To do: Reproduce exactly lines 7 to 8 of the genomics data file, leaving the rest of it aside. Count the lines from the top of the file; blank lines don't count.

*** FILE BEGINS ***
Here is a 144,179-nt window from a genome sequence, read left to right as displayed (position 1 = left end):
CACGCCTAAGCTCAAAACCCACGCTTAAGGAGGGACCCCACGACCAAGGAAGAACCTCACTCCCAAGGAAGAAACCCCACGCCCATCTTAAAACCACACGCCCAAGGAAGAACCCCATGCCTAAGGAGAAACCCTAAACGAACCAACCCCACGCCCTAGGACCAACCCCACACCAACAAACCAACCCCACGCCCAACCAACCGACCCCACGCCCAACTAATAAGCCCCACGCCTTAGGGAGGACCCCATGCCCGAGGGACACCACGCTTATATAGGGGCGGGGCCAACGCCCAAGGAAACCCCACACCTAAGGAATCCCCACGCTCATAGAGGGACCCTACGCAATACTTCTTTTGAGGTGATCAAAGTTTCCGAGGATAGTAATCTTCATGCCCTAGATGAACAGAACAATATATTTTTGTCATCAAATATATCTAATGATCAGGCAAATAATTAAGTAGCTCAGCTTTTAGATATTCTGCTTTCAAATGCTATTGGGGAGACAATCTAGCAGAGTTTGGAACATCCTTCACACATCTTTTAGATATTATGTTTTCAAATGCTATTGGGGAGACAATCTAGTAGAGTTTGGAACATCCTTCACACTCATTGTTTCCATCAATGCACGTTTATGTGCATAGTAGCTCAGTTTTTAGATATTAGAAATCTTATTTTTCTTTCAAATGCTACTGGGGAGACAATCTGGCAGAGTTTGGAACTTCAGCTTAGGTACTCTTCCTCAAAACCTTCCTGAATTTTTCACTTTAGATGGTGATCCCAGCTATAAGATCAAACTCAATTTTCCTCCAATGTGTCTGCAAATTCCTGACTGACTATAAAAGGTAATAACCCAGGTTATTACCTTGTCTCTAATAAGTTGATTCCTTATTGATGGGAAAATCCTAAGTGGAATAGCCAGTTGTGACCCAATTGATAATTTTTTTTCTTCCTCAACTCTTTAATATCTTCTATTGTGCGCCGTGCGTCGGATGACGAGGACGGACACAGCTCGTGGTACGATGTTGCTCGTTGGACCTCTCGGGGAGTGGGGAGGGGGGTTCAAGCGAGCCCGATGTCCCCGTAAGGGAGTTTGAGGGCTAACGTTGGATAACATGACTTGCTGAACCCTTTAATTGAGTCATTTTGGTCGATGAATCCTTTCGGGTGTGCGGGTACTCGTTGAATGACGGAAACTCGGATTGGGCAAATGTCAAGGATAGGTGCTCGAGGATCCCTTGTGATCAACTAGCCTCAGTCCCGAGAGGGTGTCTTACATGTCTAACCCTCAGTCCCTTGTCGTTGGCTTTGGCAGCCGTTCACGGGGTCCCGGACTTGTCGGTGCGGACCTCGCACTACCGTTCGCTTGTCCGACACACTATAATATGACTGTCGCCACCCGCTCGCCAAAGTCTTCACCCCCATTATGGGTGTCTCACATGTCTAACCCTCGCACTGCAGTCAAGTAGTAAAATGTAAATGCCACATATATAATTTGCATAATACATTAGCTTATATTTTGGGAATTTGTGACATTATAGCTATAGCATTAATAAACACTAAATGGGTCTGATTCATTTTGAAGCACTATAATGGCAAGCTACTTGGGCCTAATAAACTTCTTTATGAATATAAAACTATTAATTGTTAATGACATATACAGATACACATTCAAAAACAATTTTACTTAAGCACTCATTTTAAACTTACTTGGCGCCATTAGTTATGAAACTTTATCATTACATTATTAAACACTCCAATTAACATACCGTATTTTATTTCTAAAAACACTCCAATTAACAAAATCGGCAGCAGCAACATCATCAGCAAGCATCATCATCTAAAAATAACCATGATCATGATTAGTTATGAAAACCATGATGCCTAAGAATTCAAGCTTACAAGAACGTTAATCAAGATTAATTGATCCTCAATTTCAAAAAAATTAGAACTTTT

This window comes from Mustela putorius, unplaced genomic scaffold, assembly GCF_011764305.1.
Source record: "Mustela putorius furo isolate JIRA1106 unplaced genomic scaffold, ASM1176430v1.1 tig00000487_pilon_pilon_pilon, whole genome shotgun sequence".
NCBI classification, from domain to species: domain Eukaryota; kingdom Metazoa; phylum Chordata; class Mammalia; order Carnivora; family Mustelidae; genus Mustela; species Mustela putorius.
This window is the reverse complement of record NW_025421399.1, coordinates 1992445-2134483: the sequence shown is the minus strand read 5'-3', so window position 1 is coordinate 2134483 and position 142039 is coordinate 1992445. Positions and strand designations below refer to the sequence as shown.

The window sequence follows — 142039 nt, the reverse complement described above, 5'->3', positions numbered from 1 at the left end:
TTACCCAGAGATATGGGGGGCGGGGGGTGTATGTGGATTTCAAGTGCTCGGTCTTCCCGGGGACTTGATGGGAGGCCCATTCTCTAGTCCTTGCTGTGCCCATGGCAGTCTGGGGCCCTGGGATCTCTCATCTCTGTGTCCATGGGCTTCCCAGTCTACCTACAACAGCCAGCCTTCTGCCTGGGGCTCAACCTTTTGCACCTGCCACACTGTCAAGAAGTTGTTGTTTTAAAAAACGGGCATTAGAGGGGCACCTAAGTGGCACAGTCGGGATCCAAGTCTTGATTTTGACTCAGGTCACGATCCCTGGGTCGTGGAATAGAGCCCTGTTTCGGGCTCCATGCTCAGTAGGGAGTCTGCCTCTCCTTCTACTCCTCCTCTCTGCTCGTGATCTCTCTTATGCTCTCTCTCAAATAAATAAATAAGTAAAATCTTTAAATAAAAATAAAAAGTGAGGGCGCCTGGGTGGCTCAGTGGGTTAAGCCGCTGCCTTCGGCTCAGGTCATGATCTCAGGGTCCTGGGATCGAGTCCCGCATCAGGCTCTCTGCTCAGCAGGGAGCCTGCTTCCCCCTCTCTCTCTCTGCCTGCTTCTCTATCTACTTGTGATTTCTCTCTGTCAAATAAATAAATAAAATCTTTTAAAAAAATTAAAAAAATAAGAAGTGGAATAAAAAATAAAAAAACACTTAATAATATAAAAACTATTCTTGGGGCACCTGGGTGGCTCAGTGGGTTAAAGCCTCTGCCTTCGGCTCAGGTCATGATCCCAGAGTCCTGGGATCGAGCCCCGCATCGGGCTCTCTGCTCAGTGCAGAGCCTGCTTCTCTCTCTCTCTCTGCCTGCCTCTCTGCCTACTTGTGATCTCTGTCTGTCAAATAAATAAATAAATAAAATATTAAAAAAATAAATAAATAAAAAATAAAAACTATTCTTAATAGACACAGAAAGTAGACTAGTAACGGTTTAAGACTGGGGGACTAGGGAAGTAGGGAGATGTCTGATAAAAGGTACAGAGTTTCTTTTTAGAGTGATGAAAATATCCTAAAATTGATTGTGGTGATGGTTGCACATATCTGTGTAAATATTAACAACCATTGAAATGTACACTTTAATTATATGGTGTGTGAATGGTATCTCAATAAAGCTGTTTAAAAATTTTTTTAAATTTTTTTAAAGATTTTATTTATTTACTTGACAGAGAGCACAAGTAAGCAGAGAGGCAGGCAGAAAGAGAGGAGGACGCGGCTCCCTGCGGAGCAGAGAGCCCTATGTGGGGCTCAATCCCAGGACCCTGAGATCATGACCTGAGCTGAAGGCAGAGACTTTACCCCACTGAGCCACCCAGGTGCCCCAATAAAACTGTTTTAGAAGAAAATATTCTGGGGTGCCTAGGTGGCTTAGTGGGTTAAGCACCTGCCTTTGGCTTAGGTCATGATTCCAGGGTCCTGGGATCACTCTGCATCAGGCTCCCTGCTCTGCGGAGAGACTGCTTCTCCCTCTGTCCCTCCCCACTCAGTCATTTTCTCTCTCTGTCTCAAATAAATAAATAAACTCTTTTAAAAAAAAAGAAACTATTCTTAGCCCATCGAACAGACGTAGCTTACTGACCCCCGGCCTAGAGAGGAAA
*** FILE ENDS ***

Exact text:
The window sequence follows — 142039 nt, the reverse complement described above, 5'->3', positions numbered from 1 at the left end:
TTACCCAGAGATATGGGGGGCGGGGGGTGTATGTGGATTTCAAGTGCTCGGTCTTCCCGGGGACTTGATGGGAGGCCCATTCTCTAGTCCTTGCTGTGCCCATGGCAGTCTGGGGCCCTGGGATCTCTCATCTCTGTGTCCATGGGCTTCCCAGTCTACCTACAACAGCCAGCCTTCTGCCTGGGGCTCAACCTTTTGCACCTGCCACACTGTCAAGAAGTTGTTGTTTTAAAAAACGGGCATTAGAGGGGCACCTAAGTGGCACAGTCGGGATCCAAGTCTTGATTTTGACTCAGGTCACGATCCCTGGGTCGTGGAATAGAGCCCTGTTTCGGGCTCCATGCTCAGTAGGGAGTCTGCCTCTCCTTCTACTCCTCCTCTCTGCTCGTGATCTCTCTTATGCTCTCTCTCAAATAAATAAATAAGTAAAATCTTTAAATAAAAATAAAAAGTGAGGGCGCCTGGGTGGCTCAGTGGGTTAAGCCGCTGCCTTCGGCTCAGGTCATGATCTCAGGGTCCTGGGATCGAGTCCCGCATCAGGCTCTCTGCTCAGCAGGGAGCCTGCTTCCCCCTCTCTCTCTCTGCCTGCTTCTCTATCTACTTGTGATTTCTCTCTGTCAAATAAATAAATAAAATCTTTTAAAAAAATTAAAAAAATAAGAAGTGGAATAAAAAATAAAAAAACACTTAATAATATAAAAACTATTCTTGGGGCACCTGGGTGGCTCAGTGGGTTAAAGCCTCTGCCTTCGGCTCAGGTCATGATCCCAGAGTCCTGGGATCGAGCCCCGCATCGGGCTCTCTGCTCAGTGCAGAGCCTGCTTCTCTCTCTCTCTCTGCCTGCCTCTCTGCCTACTTGTGATCTCTGTCTGTCAAATAAATAAATAAATAAAATATTAAAAAAATAAATAAATAAAAAATAAAAACTATTCTTAATAGACACAGAAAGTAGACTAGTAACGGTTTAAGACTGGGGGACTAGGGAAGTAGGGAGATGTCTGATAAAAGGTACAGAGTTTCTTTTTAGAGTGATGAAAATATCCTAAAATTGATTGTGGTGATGGTTGCACATATCTGTGTAAATATTAACAACCATTGAAATGTACACTTTAATTATATGGTGTGTGAATGGTATCTCAATAAAGCTGTTTAAAAATTTTTTTAAATTTTTTTAAAGATTTTATTTATTTACTTGACAGAGAGCACAAGTAAGCAGAGAGGCAGGCAGAAAGAGAGGAGGACGCGGCTCCCTGCGGAGCAGAGAGCCCTATGTGGGGCTCAATCCCAGGACCCTGAGATCATGACCTGAGCTGAAGGCAGAGACTTTACCCCACTGAGCCACCCAGGTGCCCCAATAAAACTGTTTTAGAAGAAAATATTCTGGGGTGCCTAGGTGGCTTAGTGGGTTAAGCACCTGCCTTTGGCTTAGGTCATGATTCCAGGGTCCTGGGATCACTCTGCATCAGGCTCCCTGCTCTGCGGAGAGACTGCTTCTCCCTCTGTCCCTCCCCACTCAGTCATTTTCTCTCTCTGTCTCAAATAAATAAATAAACTCTTTTAAAAAAAAAGAAACTATTCTTAGCCCATCGAACAGACGTAGCTTACTGACCCCCGGCCTAGAGAGGAAA